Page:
Especially for generation Z, our future is going to be virtual. This is going to be a new way of life, virtual relationships are a part of the next step in our evolution. The more we continue to go down this road, the less and less I think people are going to be able to have physical relationships. 

That sounds like a Black Mirror episode to me. Do you chalk this up to the way media are fully integrated in all aspects of our lives, the fact that we are constantly connected? You mention Gen Z, and news headers typically proclaim they don’t have sex anymore... I wonder, are we talking about guys who cannot get a girlfriend, or are there also people who are simply not interested in ‘the real thing’?

I think these generations are able to live in a content, self-contained way, just with their digital devices.  You could consider them asexual I think, they can just please themselves, they are completely satisfied and they don’t need anyone else. Which is a huge thing right now, self-love.

But there’s also lot of depression and anxiety among youth.

Yeah, having said that... obviously, a computer can never substitute for actual, physical relations... and I do think it’s detrimental that people are missing out on getting these basic physical needs fulfilled. Me, I’m often alone, and I am happy and satisfied in my needs, but I’m no stranger to anxiety and stress.

On OnlyFans: 'I like the attention'

In what ways do you interact with your fans? Do you feel that you know some of them personally, how would you describe your relationship?

I interact with my fans on YouTube, responding to their comments as much as I can, also answering emails. But the main platform would be my OnlyFans. I go on there daily. OnlyFans is a platform where people pay for a subscription (mine is $4.99 p/m), although there’s some free content. Often, people consider it ‘porn’ but I don’t do porn in an explicit way, I do show my breasts. On the platform, I’ve created a price guide where fans can pay for different pay-per-view content. They can request custom videos. I make sensual and sexual ASMR and fans can contribute to my content, there is more interaction. There are polls, asking what kind of content they want.

“I feel like I know my fans more than they know me”

People generally like the up-close, sensual ASMR like kissing, right up in the camera. Among my more sexual videos are JOI’s, meaning jerk off instructions. It’s literally me looking pretty, caressing my breasts. I do get into it as well, because I do like attention. Those JOIs, if they are topless you have to pay for them, the others are for free.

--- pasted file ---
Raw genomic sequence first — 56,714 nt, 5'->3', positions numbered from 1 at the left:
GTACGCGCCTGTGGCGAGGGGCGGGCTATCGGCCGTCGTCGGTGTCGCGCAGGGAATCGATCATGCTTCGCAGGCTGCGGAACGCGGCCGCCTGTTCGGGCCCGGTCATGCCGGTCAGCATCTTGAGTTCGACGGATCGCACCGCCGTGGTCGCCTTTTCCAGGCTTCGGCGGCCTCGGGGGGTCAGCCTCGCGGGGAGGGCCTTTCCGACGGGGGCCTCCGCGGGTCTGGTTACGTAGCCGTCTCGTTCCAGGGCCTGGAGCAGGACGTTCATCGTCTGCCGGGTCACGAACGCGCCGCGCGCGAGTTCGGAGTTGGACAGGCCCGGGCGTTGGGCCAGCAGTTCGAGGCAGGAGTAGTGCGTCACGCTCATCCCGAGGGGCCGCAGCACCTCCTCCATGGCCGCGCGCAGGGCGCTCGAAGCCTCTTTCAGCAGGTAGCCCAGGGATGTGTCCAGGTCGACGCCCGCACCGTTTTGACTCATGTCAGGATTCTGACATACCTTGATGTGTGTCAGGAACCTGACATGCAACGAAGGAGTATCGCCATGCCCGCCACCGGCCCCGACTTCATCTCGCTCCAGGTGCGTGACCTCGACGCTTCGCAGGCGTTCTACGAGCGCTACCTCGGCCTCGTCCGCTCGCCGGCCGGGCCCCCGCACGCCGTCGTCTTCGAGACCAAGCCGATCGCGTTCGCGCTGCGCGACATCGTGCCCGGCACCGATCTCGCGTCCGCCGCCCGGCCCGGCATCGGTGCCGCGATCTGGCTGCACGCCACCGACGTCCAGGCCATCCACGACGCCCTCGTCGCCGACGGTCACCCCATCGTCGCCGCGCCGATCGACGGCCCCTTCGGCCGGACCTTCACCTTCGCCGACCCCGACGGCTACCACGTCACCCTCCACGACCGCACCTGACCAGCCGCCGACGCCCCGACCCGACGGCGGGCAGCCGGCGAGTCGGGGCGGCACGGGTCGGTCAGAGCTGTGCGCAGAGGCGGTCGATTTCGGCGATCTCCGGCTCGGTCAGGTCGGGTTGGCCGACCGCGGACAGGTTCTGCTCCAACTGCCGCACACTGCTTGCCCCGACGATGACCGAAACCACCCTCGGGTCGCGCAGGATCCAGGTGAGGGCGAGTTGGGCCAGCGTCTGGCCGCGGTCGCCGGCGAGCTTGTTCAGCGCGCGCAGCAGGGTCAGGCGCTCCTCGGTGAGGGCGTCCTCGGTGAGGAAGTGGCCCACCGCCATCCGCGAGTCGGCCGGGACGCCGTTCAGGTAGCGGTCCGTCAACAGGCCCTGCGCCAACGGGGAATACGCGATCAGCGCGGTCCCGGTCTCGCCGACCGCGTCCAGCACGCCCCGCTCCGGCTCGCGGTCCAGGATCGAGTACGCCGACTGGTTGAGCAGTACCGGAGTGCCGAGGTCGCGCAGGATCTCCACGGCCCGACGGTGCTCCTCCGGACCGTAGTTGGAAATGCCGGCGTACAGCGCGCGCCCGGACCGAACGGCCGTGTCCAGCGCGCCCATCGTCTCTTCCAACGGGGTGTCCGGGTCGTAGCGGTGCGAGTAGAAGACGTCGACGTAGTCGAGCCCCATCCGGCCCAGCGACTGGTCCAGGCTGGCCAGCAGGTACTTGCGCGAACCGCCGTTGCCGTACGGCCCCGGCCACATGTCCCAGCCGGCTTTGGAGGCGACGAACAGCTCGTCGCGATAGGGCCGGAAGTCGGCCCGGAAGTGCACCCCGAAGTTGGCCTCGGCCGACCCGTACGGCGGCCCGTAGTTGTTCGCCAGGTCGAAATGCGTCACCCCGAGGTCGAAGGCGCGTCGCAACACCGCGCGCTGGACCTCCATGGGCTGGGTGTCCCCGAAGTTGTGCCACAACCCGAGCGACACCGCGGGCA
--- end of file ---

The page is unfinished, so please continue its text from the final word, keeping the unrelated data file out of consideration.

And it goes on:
So there’s different levels of intimacy?

They want the goods, they gotta pay for it. I know my OnlyFans fans more intimately than my YouTube subscribers, as we are more on that personal level, they’ve seen a little bit more of me. I feel like I know them more than they know me. Often, they ask me for advice on anything from relationships to diet, health, lifestyle... I’ll sit there and correspond about thirty minutes to an hour, it creates a good report with my community and helps me grow my brand.

These fans are a huge priority because they keep the train going. I try to create content throughout the month. I don’t want to bombard the platform. I just post a video every other day or maybe once a week... to keep it interesting, to keep them coming back for more. To keep that mystique alive.

This type of content is as old as humanity: as soon as there were boobs, people probably started showing them. A good thing about these new platforms seems that you have all these layers of affordances which help you instate your boundaries in a precise way.

Yes it’s really nice being in control. I feel safe. Being behind the camera, it’s easier to embody different fantasies and do role plays because you’re not sensing someone else’s vibe. It’s safer than if you were working at a club or elsewhere, offline. I always try to make my boundaries very explicit. If anyone is ever inappropriate, I will bring that to their attention in a professional and respectful manner. I rarely delete or ban anyone, unless their behavior is very bad.

Not suitable for the Christmas table

ASMR artists frequently emphasize that ASMR is not sexual. Still, the artists are often young, pretty women in sexy clothes, and there’s the whispering... Do you ever get responses from people who say it’s porn or sex work, and how would you respond to them?

Let’s be honest, everything revolves around sex. That is the foundation of our being. That’s what I’ll tell people, because I have had a few negative comments along those lines, calling it ‘porn’ and ‘disgusting’. We are aesthetic creatures, we like pretty things. I don’t think there’s anything wrong with that. The personal attention... you know when you’re up close, getting so close into someone’s personal space like that, even if it is through a screen, you’ve already crossed a boundary there. The limits between bodies are put at stake and that, in a way, is always sexual.

Yes, you can get those tingles and feelings, but when you think beyond that, what happens after? They don't just go away, you have to release them. They do not call ASMR a ‘brain orgasm’ for no reason. You can throw all the science at it you want, but there will always be a sensual and sexual component to it.